It happened again. Tragedy struck and families are torn apart when they should be coming together.
Funerals replace parties. And weeping drowns out laughter.
Two police officers in New York City were murdered as they sat in their car by a gunman who drove up from Baltimore after killing his former girlfriend.
While it seems so wrong to be so painfully reminded of the fallen nature of our world during this particular season, it is an all too frequent occurrence.
Only two years ago, as school was winding down before the Christmas break at Sandy Hook Elementary School in Newtown, Connecticut, 20 children and 6 adults were gunned down.
We often think of moments like the 1914 Christmas truce in World War I, where troops from opposing sides gathered between their encampments and sang Silent Night together.
But more often than not, violence does not take a break for the holidays. Death still lingers in the midst of Christmas cheer. A violent night seems much more likely than a silent one.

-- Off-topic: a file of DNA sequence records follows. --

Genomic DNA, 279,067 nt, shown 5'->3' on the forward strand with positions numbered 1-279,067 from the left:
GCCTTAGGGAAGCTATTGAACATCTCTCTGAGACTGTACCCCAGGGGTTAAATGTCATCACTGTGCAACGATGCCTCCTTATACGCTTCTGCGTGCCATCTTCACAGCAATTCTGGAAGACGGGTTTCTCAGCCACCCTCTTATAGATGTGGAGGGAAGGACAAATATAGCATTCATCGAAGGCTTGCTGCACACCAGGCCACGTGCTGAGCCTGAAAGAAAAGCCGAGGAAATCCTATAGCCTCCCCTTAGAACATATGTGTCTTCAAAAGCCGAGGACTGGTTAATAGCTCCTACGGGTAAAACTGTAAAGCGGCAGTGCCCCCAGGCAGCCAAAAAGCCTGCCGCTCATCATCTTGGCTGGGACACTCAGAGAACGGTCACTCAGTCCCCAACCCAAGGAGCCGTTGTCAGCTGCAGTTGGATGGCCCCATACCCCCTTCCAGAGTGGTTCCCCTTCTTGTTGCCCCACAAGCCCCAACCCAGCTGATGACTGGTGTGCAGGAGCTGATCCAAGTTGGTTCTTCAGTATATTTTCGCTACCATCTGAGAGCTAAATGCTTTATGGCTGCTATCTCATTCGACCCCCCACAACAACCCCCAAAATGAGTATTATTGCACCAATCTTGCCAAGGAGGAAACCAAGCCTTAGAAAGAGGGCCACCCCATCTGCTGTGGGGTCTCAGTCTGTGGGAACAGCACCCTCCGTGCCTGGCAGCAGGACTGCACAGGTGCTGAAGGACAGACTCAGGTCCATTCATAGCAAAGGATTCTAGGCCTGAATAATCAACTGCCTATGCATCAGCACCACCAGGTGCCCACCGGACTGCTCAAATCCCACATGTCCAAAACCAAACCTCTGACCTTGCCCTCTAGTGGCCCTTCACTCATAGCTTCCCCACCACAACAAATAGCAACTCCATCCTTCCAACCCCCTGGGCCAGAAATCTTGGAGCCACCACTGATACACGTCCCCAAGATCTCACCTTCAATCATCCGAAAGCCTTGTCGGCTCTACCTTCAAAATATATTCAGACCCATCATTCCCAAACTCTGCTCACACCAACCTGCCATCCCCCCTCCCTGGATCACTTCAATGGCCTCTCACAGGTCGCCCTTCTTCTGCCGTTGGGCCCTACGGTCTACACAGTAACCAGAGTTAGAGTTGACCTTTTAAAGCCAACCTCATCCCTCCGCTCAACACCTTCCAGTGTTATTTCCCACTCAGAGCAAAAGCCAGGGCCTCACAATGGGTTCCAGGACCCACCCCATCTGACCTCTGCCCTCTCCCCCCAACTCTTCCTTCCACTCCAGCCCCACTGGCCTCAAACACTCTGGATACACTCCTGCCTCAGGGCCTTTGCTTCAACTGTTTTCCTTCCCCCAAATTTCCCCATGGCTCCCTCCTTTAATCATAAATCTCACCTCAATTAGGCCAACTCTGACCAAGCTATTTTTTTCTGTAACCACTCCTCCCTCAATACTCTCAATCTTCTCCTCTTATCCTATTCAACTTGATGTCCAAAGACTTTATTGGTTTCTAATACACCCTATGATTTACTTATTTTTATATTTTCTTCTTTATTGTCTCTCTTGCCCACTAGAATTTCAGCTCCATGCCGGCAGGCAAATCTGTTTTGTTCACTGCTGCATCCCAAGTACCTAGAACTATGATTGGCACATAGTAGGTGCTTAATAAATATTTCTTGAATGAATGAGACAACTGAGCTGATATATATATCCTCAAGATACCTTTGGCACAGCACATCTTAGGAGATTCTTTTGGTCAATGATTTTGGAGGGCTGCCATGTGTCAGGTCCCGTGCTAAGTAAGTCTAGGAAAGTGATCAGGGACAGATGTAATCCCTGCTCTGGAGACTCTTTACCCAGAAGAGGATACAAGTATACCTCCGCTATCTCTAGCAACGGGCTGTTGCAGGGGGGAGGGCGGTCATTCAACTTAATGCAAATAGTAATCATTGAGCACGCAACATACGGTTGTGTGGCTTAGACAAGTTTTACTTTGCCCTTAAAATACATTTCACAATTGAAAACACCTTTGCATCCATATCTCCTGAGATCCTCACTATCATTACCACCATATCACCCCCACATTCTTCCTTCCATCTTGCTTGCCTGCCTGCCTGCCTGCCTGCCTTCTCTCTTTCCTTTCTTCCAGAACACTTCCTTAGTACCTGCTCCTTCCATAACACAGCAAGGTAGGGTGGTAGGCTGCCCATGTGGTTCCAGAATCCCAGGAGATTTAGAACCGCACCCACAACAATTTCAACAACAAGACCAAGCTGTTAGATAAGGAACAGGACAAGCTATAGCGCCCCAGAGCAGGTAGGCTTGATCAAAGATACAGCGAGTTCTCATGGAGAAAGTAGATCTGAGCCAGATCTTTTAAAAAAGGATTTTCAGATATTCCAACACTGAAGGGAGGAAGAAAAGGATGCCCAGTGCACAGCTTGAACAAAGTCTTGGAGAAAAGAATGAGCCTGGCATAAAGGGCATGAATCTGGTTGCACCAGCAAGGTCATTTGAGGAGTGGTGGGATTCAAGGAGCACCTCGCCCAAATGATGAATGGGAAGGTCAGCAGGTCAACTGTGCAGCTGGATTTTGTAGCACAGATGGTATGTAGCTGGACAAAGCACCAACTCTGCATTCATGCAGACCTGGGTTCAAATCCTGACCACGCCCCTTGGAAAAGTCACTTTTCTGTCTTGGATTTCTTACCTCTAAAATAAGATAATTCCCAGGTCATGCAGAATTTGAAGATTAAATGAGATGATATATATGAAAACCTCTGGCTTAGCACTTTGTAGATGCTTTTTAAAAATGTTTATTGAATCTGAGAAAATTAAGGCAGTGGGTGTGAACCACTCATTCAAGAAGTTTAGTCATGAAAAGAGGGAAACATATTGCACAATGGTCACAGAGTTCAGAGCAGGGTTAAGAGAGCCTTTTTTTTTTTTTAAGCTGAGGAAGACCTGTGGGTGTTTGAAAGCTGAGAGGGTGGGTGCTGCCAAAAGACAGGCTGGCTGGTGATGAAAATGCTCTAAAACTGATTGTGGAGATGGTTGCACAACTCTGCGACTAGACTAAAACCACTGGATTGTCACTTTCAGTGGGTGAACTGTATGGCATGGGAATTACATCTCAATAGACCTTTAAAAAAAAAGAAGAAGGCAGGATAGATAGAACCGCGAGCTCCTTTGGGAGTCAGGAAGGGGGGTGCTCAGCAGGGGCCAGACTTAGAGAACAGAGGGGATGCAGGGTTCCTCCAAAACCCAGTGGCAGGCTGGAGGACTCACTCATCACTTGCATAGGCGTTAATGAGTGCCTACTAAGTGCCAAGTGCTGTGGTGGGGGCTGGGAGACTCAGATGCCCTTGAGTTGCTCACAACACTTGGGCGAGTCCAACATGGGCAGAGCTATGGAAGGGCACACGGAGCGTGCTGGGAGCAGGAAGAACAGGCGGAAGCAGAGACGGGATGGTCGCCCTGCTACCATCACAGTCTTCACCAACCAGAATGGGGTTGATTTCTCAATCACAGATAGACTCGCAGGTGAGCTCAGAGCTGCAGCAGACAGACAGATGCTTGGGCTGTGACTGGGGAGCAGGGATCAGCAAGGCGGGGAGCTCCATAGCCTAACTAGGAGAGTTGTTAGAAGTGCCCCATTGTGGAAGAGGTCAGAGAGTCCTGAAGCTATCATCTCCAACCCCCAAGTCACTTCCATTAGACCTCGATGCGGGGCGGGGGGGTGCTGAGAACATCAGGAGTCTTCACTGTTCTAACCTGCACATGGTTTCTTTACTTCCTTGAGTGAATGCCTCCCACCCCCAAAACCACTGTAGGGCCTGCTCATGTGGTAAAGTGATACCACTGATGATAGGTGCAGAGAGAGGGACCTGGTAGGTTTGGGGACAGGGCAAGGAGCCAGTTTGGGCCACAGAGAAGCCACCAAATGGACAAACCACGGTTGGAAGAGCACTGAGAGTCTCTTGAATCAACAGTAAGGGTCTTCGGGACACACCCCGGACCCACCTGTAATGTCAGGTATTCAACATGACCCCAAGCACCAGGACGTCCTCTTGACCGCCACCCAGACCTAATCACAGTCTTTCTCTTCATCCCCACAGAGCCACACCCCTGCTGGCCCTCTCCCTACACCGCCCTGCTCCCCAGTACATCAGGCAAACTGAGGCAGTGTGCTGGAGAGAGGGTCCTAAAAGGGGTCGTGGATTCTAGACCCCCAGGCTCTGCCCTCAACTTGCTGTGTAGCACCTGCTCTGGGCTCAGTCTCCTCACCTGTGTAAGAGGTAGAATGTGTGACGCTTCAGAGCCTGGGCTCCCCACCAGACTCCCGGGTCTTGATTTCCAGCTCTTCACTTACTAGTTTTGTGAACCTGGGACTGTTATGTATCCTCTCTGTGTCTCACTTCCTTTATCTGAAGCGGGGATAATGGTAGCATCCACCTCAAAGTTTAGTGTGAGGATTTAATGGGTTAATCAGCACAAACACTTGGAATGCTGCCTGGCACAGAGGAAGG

Even as we read the Christmas story, we are reminded of evil and those who have little value for life. Herod, concerned only with his political power, slaughters all the infant boys in Bethlehem (Matthew 2:16-18).
Things have not changed. People still value power and personal gain more than the lives of others.
Violence regularly erupts even as we celebrate the birth of the Prince of Peace. Yet, this unfortunate reality is to be expected.
Christmas is the invasion of the rightful Ruler into a world that has been enslaved by a false king.
The birth of a gentle, helpless baby in an insignificant town in the Middle East almost 2,000 years ago is an open declaration of war. God is announcing His claim to this earth in opposition to Satan.
In response, Satan regularly unleashes violence, pain and death. This is the last throes of a defeated regime.
Unfortunately, he continues lashing out at those who bear the image of God. All humanity suffers under the final gasps of a power that has been overthrown.
The day is coming, however, when the hope unleashed on that first Christmas will be fully realized and the true King will usher in the days of peace.
We celebrate the birth of our Savior, not because we believe all things are right, but because we know all things will be right.
And we work toward that end, knowing that God will complete the work, but He has left us here as part of His kingdom He has ushered in.
One day God will wipe away every tear from our eyes, but that day is not yet. Until that time, we mourn with those who mourn — even and especially those who mourn this time of year.